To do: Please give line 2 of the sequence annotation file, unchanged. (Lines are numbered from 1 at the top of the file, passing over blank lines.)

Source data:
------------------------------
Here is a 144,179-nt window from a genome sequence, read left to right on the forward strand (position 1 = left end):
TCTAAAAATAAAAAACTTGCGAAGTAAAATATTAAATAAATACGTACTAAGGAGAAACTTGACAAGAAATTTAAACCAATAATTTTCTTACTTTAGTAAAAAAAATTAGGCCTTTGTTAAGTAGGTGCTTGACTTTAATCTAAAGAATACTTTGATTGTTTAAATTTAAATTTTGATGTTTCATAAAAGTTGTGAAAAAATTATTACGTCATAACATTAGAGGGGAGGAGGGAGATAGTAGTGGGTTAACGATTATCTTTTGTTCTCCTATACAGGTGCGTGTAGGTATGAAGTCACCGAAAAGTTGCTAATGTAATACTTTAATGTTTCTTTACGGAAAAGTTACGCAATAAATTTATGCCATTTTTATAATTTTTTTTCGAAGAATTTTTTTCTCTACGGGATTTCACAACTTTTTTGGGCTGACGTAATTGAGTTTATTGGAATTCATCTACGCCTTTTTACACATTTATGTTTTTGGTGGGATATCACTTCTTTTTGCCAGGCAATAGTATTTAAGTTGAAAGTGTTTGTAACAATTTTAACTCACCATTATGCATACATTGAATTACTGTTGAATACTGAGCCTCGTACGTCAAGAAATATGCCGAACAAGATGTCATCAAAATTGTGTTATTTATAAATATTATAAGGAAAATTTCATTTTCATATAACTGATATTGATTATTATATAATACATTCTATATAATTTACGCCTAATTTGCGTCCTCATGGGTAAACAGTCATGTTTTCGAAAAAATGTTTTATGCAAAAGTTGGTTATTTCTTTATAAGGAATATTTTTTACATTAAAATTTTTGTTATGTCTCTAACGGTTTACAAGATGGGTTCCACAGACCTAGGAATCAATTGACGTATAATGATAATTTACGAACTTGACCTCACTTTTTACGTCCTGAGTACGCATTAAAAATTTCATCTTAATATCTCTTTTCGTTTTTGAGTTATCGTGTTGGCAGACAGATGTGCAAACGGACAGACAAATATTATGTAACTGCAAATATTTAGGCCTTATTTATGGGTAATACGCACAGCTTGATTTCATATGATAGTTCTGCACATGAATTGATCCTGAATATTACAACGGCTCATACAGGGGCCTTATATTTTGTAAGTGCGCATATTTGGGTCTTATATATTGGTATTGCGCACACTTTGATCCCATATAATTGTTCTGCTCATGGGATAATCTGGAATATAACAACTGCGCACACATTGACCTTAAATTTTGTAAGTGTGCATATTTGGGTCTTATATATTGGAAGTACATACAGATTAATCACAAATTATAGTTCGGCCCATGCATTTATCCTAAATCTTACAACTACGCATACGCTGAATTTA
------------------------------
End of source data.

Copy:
TCTAAAAATAAAAAACTTGCGAAGTAAAATATTAAATAAATACGTACTAAGGAGAAACTTGACAAGAAATTTAAACCAATAATTTTCTTACTTTAGTAAAAAAAATTAGGCCTTTGTTAAGTAGGTGCTTGACTTTAATCTAAAGAATACTTTGATTGTTTAAATTTAAATTTTGATGTTTCATAAAAGTTGTGAAAAAATTATTACGTCATAACATTAGAGGGGAGGAGGGAGATAGTAGTGGGTTAACGATTATCTTTTGTTCTCCTATACAGGTGCGTGTAGGTATGAAGTCACCGAAAAGTTGCTAATGTAATACTTTAATGTTTCTTTACGGAAAAGTTACGCAATAAATTTATGCCATTTTTATAATTTTTTTTCGAAGAATTTTTTTCTCTACGGGATTTCACAACTTTTTTGGGCTGACGTAATTGAGTTTATTGGAATTCATCTACGCCTTTTTACACATTTATGTTTTTGGTGGGATATCACTTCTTTTTGCCAGGCAATAGTATTTAAGTTGAAAGTGTTTGTAACAATTTTAACTCACCATTATGCATACATTGAATTACTGTTGAATACTGAGCCTCGTACGTCAAGAAATATGCCGAACAAGATGTCATCAAAATTGTGTTATTTATAAATATTATAAGGAAAATTTCATTTTCATATAACTGATATTGATTATTATATAATACATTCTATATAATTTACGCCTAATTTGCGTCCTCATGGGTAAACAGTCATGTTTTCGAAAAAATGTTTTATGCAAAAGTTGGTTATTTCTTTATAAGGAATATTTTTTACATTAAAATTTTTGTTATGTCTCTAACGGTTTACAAGATGGGTTCCACAGACCTAGGAATCAATTGACGTATAATGATAATTTACGAACTTGACCTCACTTTTTACGTCCTGAGTACGCATTAAAAATTTCATCTTAATATCTCTTTTCGTTTTTGAGTTATCGTGTTGGCAGACAGATGTGCAAACGGACAGACAAATATTATGTAACTGCAAATATTTAGGCCTTATTTATGGGTAATACGCACAGCTTGATTTCATATGATAGTTCTGCACATGAATTGATCCTGAATATTACAACGGCTCATACAGGGGCCTTATATTTTGTAAGTGCGCATATTTGGGTCTTATATATTGGTATTGCGCACACTTTGATCCCATATAATTGTTCTGCTCATGGGATAATCTGGAATATAACAACTGCGCACACATTGACCTTAAATTTTGTAAGTGTGCATATTTGGGTCTTATATATTGGAAGTACATACAGATTAATCACAAATTATAGTTCGGCCCATGCATTTATCCTAAATCTTACAACTACGCATACGCTGAATTTA